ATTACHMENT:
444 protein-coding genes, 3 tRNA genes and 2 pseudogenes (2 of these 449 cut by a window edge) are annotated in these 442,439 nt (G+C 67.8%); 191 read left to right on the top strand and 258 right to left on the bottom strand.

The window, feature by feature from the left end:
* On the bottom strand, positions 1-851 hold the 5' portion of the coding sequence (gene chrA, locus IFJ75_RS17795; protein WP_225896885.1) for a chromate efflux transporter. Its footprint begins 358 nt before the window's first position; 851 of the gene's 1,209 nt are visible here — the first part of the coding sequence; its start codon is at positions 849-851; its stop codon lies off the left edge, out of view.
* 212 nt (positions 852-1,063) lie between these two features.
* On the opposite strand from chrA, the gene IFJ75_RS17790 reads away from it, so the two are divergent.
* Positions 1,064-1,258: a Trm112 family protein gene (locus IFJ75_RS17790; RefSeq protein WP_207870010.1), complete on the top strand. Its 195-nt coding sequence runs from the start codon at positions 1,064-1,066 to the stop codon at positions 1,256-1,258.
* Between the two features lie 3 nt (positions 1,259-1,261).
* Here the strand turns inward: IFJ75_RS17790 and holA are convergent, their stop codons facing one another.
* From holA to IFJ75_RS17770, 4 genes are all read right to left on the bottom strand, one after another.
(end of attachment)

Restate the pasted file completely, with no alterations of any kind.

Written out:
444 protein-coding genes, 3 tRNA genes and 2 pseudogenes (2 of these 449 cut by a window edge) are annotated in these 442,439 nt (G+C 67.8%); 191 read left to right on the top strand and 258 right to left on the bottom strand.

The window, feature by feature from the left end:
* On the bottom strand, positions 1-851 hold the 5' portion of the coding sequence (gene chrA, locus IFJ75_RS17795; protein WP_225896885.1) for a chromate efflux transporter. Its footprint begins 358 nt before the window's first position; 851 of the gene's 1,209 nt are visible here — the first part of the coding sequence; its start codon is at positions 849-851; its stop codon lies off the left edge, out of view.
* 212 nt (positions 852-1,063) lie between these two features.
* On the opposite strand from chrA, the gene IFJ75_RS17790 reads away from it, so the two are divergent.
* Positions 1,064-1,258: a Trm112 family protein gene (locus IFJ75_RS17790; RefSeq protein WP_207870010.1), complete on the top strand. Its 195-nt coding sequence runs from the start codon at positions 1,064-1,066 to the stop codon at positions 1,256-1,258.
* Between the two features lie 3 nt (positions 1,259-1,261).
* Here the strand turns inward: IFJ75_RS17790 and holA are convergent, their stop codons facing one another.
* From holA to IFJ75_RS17770, 4 genes are all read right to left on the bottom strand, one after another.